“I had plenty of time to read.”
            “Guess you did at that.” Jesse Monahan was a dark haired man, handsome in a boyish manner. He was well dressed and carrying a deck of cards in his right hand. Appropriate enough; Jesse Monahan was a professional gambler. “Come in.”
            As Bart entered, Jesse closed the door. “Follow me and I’ll show you something extraordinary.” The two men walked down a long, wide corridor and entered a study. Jesse sat behind a desk and pointed at the cards laid out in front of him. “Solitaire. It’s the only game at which I don’t cheat.”  
            Bart took off his hat and exposed rust colored, shaggy hair. He approached the one chair in front of the desk, then stopped abruptly. A black cat was lying on it. The animal took one look at the new arrival, jumped off the chair, walked around the desk and curled up on the floor in front of a large safe. Bart felt relieved. The black cat had not stepped in front of him.
            Jesse didn’t seem to notice his guest’s discomfort with the animal. He continued to concentrate on the cards which were in the middle of the desk, framed by a stack of letters, a letter opener, and business papers. “As I recall, you never cheated at cards, Bart. You never seemed to win, either.”
            McRae was now facing Jesse Monahan in the same room and in the same chair that he had faced Adrian Monahan in four years before. For reasons he couldn’t understand, that fact made him angry. “You were cheating in that poker game four years back, Jesse, and you still lost. Lost even more money than I did.”
            “Yes, that’s correct.” Jesse spoke as he looked over the cards in front of him. “Ted Bogan cleaned us both out.”
            “Maybe so, but you were the one who attacked Bogan from a dark alley while he was walking home.”
            Jesse put a card down. His concentration seemed to be entirely on the game. “Poor Ted cried out and you came running to the rescue.”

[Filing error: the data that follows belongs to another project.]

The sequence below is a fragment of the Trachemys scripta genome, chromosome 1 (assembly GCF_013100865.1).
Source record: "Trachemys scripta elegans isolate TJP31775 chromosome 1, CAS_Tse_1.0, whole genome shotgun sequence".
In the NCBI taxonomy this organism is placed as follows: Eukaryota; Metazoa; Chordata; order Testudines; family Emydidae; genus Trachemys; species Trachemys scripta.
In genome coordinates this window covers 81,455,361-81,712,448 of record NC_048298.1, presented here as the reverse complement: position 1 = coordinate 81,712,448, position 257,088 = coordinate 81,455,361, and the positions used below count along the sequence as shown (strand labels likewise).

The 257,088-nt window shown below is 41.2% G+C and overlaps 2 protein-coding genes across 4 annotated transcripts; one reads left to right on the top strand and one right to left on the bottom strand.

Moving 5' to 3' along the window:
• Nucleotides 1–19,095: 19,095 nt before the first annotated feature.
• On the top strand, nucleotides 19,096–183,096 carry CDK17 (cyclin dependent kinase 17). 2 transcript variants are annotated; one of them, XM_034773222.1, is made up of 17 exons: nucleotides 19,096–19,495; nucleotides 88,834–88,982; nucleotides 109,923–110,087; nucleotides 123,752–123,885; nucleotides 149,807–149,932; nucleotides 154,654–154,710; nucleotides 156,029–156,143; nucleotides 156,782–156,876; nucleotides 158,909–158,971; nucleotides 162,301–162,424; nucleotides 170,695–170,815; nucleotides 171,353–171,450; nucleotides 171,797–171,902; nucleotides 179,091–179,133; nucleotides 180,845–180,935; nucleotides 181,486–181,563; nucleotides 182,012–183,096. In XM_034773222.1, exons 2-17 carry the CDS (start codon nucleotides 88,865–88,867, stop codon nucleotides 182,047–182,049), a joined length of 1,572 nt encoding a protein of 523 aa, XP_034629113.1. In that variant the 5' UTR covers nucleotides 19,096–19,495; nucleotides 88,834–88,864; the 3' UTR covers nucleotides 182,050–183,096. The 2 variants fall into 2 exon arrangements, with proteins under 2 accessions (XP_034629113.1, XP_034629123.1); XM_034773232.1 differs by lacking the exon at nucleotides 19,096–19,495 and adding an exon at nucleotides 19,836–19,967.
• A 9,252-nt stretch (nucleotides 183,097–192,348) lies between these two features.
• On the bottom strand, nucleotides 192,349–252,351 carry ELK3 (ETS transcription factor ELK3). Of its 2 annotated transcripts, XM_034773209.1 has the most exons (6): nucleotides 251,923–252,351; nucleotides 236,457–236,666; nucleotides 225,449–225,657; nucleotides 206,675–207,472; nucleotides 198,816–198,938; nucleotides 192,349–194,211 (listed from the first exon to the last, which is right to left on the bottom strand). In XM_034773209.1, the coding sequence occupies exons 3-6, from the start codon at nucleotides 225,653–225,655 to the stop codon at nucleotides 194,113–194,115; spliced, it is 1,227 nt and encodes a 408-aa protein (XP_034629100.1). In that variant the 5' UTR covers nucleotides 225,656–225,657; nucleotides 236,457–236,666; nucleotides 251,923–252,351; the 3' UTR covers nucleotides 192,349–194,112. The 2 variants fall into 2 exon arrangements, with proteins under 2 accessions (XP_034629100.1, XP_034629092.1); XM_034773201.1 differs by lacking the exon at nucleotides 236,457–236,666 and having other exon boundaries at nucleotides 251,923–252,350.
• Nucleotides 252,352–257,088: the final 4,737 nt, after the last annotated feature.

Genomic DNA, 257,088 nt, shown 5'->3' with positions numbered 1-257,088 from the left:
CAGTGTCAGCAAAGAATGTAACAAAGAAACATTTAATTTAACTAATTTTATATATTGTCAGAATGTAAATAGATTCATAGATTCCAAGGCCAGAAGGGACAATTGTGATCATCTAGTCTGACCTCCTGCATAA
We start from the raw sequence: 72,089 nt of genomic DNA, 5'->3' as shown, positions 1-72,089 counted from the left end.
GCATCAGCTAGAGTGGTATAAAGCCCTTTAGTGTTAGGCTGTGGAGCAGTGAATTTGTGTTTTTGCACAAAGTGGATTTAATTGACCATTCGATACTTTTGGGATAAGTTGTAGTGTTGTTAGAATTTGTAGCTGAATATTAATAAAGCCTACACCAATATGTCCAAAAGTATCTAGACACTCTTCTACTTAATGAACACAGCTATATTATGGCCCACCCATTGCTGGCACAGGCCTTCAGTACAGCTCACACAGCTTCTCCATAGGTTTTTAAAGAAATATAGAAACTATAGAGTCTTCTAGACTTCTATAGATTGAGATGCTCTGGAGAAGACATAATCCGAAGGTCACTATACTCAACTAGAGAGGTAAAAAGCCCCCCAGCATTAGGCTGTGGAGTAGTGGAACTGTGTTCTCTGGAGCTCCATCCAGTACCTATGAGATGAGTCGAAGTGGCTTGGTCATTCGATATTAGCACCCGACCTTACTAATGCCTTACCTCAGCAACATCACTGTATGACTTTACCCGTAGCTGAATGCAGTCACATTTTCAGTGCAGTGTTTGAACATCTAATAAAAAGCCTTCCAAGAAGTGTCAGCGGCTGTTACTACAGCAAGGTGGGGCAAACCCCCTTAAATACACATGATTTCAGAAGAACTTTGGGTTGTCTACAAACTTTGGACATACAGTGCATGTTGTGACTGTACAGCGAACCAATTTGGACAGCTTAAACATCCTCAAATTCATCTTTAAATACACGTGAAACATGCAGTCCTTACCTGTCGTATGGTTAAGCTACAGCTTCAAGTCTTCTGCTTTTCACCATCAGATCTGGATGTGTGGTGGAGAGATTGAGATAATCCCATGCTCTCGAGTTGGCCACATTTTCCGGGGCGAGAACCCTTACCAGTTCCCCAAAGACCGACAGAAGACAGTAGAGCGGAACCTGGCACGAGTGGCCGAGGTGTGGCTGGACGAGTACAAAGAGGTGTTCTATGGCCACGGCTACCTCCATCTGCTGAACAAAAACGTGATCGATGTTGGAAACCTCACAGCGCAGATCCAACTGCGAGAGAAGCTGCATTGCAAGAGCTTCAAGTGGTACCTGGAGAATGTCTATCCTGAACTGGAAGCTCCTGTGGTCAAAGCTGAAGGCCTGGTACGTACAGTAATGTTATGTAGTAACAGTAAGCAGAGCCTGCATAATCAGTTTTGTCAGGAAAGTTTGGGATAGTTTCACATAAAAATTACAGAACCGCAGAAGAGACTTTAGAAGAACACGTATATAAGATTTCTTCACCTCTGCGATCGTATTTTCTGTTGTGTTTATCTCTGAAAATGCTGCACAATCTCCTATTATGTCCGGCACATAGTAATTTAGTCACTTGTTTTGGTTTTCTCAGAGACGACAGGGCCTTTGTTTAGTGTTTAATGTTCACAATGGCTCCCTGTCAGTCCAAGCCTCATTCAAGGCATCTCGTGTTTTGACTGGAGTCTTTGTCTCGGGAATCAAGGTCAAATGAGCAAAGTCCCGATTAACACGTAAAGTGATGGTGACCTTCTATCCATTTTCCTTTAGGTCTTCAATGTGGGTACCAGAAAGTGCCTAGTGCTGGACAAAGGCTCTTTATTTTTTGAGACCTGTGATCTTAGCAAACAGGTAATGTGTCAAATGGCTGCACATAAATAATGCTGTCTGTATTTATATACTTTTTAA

“I stopped you from beating the man to death! But Bogan never saw who attacked him. When the sheriff arrived, both of us were standing over Bogan’s unconscious body.”
            “Sheriff Buford Miley,” Jesse chuckled as he looked up from his cards. “He’s still the upholder of law and order around here, gullible as ever.” 
            “Miley believed me when I changed my story and said I had attacked Ted…”
            “As I recall, you were well paid for playing out the little charade.”
            Bart McRae sprung up from his chair and stood over Jesse. “I wasn’t paid anything up front. I was promised five thousand dollars and a good job with the stage coach line if I’d plead guilty and go to jail for you.”
            The sneer returned to Jesse’s face. “Uncle Adrian always knew how to strike a good deal. He rescued the family name by promising you great riches in the future. It was a lot cheaper than buying off a jury.”
            “I want what’s coming to me, Jesse!”
            “There are a few problems there, Bart.” Jesse opened the right hand drawer of his desk part way. The handle of a gun was clearly visible. “There is no stage coach line for you to work for.”

Monday: Episode Three of The Darkness